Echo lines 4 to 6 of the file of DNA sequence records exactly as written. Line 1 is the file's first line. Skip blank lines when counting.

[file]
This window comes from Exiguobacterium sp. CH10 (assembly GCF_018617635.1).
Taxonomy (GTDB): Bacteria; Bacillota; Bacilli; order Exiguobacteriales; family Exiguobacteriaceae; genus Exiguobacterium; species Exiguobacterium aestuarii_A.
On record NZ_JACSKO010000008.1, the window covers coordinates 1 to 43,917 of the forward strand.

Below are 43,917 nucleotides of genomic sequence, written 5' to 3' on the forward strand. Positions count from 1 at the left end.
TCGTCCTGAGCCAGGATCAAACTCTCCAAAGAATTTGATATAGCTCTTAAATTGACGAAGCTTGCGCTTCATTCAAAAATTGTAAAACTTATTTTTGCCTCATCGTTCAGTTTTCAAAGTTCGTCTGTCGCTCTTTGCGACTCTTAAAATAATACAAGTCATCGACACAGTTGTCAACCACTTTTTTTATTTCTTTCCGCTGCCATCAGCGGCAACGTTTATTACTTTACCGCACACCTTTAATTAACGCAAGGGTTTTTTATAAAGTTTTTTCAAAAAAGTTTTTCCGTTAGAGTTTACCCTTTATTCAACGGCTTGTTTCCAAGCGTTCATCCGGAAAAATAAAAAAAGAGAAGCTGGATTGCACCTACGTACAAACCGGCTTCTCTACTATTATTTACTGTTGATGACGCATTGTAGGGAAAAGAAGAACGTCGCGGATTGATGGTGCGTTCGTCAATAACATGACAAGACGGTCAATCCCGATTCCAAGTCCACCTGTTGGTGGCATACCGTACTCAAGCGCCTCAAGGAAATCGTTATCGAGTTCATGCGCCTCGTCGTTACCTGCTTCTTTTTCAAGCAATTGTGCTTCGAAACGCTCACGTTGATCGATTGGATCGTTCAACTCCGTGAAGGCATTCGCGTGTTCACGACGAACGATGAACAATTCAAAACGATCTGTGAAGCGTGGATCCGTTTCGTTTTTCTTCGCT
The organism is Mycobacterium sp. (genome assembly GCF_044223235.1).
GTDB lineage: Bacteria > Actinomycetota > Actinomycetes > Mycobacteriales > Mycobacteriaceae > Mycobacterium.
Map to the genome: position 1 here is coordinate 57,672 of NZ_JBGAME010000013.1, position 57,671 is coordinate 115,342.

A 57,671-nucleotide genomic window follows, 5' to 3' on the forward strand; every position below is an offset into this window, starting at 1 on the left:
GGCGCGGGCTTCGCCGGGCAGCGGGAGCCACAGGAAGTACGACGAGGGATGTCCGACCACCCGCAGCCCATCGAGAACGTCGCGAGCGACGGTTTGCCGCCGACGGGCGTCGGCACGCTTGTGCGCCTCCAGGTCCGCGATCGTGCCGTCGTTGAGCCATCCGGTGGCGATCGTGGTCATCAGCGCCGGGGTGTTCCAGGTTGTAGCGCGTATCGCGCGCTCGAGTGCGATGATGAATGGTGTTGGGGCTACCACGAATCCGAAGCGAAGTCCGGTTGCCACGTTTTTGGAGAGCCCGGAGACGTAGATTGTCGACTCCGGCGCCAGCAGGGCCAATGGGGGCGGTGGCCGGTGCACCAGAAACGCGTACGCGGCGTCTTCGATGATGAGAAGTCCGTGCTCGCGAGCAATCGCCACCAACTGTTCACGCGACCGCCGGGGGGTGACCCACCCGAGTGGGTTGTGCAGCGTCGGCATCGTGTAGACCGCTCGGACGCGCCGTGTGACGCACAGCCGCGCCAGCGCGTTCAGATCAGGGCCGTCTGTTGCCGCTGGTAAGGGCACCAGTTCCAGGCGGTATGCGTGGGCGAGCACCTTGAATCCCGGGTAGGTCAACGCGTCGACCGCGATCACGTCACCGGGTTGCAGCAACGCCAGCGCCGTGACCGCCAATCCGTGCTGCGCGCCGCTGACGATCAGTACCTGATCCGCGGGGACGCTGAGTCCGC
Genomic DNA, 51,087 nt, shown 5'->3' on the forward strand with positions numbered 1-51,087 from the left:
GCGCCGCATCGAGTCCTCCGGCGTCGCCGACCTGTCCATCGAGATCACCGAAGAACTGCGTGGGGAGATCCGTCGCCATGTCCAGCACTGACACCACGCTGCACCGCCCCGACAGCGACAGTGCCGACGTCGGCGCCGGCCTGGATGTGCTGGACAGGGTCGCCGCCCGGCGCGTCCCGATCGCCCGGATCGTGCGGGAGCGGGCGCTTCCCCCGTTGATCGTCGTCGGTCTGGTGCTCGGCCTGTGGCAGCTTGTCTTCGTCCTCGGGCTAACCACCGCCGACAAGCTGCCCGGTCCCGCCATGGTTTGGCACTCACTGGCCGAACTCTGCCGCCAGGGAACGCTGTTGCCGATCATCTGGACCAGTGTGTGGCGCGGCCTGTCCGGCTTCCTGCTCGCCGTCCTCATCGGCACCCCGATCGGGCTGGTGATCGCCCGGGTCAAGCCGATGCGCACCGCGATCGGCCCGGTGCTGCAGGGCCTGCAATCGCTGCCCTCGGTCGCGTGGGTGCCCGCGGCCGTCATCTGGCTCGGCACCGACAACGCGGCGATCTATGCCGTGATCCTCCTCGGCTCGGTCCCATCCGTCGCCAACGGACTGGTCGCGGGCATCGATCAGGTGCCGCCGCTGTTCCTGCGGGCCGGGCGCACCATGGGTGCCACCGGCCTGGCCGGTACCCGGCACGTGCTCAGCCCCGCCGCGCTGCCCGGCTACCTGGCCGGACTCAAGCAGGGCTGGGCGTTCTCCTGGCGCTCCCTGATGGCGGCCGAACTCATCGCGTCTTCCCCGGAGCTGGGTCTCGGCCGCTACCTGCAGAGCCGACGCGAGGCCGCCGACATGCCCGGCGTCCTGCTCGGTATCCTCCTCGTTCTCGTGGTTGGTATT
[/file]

Below are 43,917 nucleotides of genomic sequence, written 5' to 3' on the forward strand. Positions count from 1 at the left end.
TCGTCCTGAGCCAGGATCAAACTCTCCAAAGAATTTGATATAGCTCTTAAATTGACGAAGCTTGCGCTTCATTCAAAAATTGTAAAACTTATTTTTGCCTCATCGTTCAGTTTTCAAAGTTCGTCTGTCGCTCTTTGCGACTCTTAAAATAATACAAGTCATCGACACAGTTGTCAACCACTTTTTTTATTTCTTTCCGCTGCCATCAGCGGCAACGTTTATTACTTTACCGCACACCTTTAATTAACGCAAGGGTTTTTTATAAAGTTTTTTCAAAAAAGTTTTTCCGTTAGAGTTTACCCTTTATTCAACGGCTTGTTTCCAAGCGTTCATCCGGAAAAATAAAAAAAGAGAAGCTGGATTGCACCTACGTACAAACCGGCTTCTCTACTATTATTTACTGTTGATGACGCATTGTAGGGAAAAGAAGAACGTCGCGGATTGATGGTGCGTTCGTCAATAACATGACAAGACGGTCAATCCCGATTCCAAGTCCACCTGTTGGTGGCATACCGTACTCAAGCGCCTCAAGGAAATCGTTATCGAGTTCATGCGCCTCGTCGTTACCTGCTTCTTTTTCAAGCAATTGTGCTTCGAAACGCTCACGTTGATCGATTGGATCGTTCAACTCCGTGAAGGCATTCGCGTGTTCACGACGAACGATGAACAATTCAAAACGATCTGTGAAGCGTGGATCCGTTTCGTTTTTCTTCGCT
The organism is Mycobacterium sp. (genome assembly GCF_044223235.1).